Eventually we did set off along the track which passes under a cliff line and then crosses a few gullies, with more wet sections. There I found the real track to Reinit’s Pass as well as a side track to Ross Cave, which we didn’t take (it is quite rough). This track to Pulpit Rock has been knocked about a bit by the bad weather over many months, with fallen trees and eroded sections slowing down walking. We came to a location called “Red Rock Lookout” which is more crumbly red shale than rock. During a short break the girls got two sticks and started playing that dance where you have to step betwen the two sticks as they are moved back and forth and have to avoid getting caught between the sticks.
Then we continued until we came to a choice of a track going steeply up, and another one running more or less level and I decided on the latter. Along this we went until reaching another track junction with a “sign” just showing an arrow pointing downhill on one of the two alternatives. Looking down along this track I saw that it switched back on itself to go lower down, and I realised that by chance we had reached the third “zag” of the Zig Zag Track which we intended to use to reach Bushranger’s Cave down below. Thus we had accidentally eliminated the need to climb up to Pulpit Rock (which is where that other uphill track I mentioned must have gone to) and shortened our walk by some distance and avoided an unnecessary climb. This was confirmed when we saw a long walker coming down the upper track and said that he had come from Pulpit Rock.
With half of the Zig Zag Track already bypassed it was much easier to make our way down to the sign pointing to “Bushrangers’ Cave” (at the 6th bend of this track co8unting from the very top). It is only a short distance from the Zig Zag, going down a pile of rocks, then up under a large slab to the cave entrance. After exploring the cave we returned back all the way up the Zig Zag Track to its start at the top near Pulpit Rock. Here I made a mistake of going along a side track to what I thought was Pulpit Rock but was actually the path used by abseilers and rock climbers her. Retracing our steps we found the correct and shorter path to Pulpit Rock and admired the view, which is similar to that seen from Mt Piddington.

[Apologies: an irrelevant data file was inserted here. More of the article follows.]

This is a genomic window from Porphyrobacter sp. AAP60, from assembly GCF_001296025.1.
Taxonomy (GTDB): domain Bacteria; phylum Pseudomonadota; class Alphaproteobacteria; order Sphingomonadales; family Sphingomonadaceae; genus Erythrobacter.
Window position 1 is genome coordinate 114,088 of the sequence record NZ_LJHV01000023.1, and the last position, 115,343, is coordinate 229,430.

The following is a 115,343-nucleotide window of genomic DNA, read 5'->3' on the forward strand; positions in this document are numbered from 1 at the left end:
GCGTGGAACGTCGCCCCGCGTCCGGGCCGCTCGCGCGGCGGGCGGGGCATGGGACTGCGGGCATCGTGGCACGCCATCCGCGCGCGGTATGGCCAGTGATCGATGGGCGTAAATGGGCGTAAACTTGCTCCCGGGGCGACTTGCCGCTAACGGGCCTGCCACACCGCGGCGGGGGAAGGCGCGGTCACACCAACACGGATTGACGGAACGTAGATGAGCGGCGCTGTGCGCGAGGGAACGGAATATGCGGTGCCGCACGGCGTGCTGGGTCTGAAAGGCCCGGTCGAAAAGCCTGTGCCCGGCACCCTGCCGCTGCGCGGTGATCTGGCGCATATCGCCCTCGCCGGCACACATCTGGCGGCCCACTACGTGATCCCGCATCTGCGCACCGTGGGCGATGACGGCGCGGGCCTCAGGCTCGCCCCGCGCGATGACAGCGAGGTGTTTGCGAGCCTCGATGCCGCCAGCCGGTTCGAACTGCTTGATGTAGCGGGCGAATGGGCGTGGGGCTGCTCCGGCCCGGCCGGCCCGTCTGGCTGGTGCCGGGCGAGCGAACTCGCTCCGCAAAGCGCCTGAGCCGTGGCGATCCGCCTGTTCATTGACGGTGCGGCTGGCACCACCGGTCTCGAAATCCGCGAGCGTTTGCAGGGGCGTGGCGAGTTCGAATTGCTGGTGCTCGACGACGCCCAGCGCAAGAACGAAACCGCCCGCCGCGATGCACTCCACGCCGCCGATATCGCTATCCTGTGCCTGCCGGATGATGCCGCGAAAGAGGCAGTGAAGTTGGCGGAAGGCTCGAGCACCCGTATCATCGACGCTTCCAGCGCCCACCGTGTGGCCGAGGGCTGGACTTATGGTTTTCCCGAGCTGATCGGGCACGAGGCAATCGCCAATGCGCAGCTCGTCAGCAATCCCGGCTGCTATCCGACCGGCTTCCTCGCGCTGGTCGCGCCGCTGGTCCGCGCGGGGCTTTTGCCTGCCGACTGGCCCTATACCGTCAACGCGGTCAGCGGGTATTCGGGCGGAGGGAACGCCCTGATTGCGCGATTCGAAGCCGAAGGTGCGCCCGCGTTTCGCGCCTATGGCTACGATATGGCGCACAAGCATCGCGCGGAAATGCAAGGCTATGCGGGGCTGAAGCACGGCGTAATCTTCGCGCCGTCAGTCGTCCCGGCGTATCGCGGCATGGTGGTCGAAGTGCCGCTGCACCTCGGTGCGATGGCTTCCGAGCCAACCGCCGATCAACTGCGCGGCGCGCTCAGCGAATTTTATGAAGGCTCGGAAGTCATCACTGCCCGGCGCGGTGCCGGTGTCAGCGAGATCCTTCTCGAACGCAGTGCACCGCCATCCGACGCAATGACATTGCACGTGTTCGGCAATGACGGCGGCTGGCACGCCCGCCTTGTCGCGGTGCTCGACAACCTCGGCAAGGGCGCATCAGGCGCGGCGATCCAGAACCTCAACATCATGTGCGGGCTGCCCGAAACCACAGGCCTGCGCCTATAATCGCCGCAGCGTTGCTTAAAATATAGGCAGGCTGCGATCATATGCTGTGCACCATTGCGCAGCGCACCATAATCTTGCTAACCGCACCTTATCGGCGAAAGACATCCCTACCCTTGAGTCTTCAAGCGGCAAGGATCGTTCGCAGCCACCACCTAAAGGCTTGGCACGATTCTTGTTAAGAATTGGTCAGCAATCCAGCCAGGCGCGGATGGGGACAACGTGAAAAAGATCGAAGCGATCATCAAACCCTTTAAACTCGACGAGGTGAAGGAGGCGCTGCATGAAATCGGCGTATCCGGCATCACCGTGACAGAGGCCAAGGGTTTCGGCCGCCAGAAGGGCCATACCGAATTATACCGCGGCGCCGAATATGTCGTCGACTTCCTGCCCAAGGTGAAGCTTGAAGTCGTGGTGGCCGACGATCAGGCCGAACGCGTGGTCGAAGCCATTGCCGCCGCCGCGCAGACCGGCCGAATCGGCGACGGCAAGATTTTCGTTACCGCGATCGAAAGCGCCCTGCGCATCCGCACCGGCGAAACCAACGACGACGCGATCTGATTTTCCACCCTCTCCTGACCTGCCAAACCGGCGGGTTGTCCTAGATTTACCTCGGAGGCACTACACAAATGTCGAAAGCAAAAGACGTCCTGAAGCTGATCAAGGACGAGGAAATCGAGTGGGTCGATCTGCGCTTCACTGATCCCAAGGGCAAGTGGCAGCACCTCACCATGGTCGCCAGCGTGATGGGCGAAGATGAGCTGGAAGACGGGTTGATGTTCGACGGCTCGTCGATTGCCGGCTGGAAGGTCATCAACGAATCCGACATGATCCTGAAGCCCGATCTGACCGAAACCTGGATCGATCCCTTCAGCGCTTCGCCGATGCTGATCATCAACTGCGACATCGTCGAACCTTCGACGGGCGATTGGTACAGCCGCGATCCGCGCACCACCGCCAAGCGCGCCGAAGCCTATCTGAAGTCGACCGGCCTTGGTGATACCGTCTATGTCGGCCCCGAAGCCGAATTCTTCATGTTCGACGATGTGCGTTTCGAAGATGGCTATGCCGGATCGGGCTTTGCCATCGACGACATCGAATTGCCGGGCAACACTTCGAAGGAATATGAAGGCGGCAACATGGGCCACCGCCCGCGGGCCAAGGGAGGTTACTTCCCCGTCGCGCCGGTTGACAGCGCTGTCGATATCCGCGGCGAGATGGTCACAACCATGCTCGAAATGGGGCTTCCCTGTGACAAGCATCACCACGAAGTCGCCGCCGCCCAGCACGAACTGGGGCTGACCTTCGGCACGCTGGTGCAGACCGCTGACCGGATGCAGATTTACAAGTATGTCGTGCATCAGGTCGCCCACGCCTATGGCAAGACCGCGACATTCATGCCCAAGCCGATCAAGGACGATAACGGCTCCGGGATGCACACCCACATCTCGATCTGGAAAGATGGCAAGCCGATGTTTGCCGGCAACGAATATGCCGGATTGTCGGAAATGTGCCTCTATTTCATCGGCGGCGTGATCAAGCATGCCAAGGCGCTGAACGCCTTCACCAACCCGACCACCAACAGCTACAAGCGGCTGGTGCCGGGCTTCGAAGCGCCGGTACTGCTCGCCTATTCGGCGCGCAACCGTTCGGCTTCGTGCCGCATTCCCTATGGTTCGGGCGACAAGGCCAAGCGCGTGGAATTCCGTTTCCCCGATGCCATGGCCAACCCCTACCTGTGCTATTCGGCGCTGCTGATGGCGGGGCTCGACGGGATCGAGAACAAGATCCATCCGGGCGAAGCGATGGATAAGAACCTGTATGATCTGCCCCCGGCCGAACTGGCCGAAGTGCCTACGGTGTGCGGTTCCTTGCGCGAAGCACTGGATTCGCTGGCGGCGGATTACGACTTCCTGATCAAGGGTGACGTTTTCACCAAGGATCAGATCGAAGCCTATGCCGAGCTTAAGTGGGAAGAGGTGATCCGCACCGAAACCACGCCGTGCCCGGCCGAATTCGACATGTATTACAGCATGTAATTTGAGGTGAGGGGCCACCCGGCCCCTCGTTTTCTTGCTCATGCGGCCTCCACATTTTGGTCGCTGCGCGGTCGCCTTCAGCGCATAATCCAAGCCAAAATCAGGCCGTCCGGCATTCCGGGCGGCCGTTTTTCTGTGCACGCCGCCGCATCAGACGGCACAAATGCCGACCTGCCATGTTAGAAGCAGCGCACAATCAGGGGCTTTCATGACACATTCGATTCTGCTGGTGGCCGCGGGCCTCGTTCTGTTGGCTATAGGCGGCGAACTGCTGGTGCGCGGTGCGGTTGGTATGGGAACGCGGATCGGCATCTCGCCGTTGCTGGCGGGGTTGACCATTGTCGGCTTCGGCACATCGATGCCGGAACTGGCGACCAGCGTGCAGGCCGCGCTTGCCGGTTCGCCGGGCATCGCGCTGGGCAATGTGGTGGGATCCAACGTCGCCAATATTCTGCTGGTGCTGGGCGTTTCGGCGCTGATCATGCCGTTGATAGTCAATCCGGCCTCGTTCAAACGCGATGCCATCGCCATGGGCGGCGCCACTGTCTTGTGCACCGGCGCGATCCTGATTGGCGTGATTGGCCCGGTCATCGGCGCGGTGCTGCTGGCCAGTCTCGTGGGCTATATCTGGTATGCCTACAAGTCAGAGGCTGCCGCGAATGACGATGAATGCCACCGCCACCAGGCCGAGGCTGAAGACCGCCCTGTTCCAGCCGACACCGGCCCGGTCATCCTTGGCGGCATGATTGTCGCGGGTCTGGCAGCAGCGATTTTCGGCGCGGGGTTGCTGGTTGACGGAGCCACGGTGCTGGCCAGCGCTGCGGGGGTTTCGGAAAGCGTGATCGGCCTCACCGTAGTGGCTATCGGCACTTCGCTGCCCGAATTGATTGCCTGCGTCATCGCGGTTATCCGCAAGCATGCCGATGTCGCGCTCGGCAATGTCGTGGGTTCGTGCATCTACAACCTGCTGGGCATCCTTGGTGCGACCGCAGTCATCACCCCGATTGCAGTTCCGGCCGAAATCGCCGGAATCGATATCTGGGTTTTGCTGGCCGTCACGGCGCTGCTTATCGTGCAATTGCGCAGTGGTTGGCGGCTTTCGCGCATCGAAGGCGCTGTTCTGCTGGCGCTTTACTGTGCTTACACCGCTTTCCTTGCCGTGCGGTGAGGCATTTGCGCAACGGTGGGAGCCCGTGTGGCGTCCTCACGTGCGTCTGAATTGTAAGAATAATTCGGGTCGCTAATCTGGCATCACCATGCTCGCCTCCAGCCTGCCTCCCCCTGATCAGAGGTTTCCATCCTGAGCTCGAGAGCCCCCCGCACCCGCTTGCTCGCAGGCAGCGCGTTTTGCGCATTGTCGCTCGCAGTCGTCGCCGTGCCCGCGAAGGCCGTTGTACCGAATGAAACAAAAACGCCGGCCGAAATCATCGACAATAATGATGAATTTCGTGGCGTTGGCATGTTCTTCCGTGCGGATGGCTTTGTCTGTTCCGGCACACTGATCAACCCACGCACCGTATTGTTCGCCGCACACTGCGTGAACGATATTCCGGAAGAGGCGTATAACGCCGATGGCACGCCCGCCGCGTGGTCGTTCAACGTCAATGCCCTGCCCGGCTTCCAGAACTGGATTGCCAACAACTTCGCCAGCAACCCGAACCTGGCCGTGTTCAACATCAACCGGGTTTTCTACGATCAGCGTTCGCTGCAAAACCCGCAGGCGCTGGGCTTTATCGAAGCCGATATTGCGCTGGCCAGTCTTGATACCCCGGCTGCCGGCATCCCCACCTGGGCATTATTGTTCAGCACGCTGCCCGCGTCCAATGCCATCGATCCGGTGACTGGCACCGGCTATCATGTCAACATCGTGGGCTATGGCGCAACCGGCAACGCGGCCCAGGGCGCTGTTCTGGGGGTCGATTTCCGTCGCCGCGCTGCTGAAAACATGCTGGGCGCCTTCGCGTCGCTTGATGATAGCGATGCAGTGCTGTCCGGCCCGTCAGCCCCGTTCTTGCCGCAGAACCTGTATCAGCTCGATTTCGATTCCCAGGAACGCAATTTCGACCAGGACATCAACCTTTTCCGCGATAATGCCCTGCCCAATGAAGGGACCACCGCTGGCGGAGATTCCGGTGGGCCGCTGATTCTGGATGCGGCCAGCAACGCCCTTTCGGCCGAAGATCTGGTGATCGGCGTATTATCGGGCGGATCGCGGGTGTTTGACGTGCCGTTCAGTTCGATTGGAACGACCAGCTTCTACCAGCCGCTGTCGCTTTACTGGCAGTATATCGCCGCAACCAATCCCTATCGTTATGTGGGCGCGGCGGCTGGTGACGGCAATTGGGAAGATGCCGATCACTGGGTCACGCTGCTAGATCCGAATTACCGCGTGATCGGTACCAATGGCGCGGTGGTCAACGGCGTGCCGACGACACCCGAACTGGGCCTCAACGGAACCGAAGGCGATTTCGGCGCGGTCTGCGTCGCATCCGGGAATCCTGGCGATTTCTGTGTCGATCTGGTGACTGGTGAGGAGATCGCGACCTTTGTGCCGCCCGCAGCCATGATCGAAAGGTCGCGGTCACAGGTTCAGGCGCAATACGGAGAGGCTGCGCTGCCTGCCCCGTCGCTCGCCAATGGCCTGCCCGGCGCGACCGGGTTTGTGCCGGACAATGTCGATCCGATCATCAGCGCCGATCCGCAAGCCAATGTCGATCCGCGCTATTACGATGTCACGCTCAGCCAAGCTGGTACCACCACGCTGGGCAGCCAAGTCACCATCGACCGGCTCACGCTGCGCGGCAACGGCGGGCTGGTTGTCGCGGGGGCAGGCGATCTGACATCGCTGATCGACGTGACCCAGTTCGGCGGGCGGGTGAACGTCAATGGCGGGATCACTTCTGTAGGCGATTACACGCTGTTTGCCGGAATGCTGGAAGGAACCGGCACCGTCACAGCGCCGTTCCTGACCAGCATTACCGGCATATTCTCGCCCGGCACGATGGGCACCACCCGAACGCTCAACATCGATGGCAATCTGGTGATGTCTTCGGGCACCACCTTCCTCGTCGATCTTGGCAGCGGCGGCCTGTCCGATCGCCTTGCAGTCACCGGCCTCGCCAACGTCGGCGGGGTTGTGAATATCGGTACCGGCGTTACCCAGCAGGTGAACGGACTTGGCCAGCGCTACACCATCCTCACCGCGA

With 40 minutes left until the next train (and with an hour wait if we missed it) it was time to make our way back to the railway station at Mt Victoria. We made it in 30 minutes which is the normal time for this, going along the streets and crossing the Highway. I also remembered however that one girl had to see about getting her lost phone back, but apparently the train in question had earlier returned to Sydney before it could be searched properly (it was not known exactly where it was lost on the train). Station staff said they would contact her as they had her details if they found it.
So with that we started on our way home. Socheat and Wing Chun got off at Springwood to get a pizza, and Maaz at Blacktown, and myself at Strathfield. Wing Chun has also promised to do a trip report of his recent Warrumbungle trip! 😉
It was a good trip on a nice day, with some clouds but not as cold as I thought it would be, given the overnight temperature got down to 2 degrees C. And not a drop of rain.
Wing Chuns’s photos are the last 16 below (and also the title photo).
There were three “no shows” (not including the person who got off at Katoomba by mistake). It’s disappointing that we are getting a number of “no shows” on walks, and it’s a factor why some older experienced SUBW members no longer run Club walks, but instead do private walks with people they know are reliable.
It looks like next weekend (8th and 9th October) will be a write-off for walks due to rain, but let’s hope the weekends after that will be more walk-friendly. Got to fit in a couple of walks ending at beaches! It’s beginning to look like this year will be yet another when winter sunddenly changes into summer without an intervening Spring. It snowed overnight on Saturday at Barrington Tops, north of Newcastle. It also looks like La Nina will bring wet and cooler weather right up to the end of the year.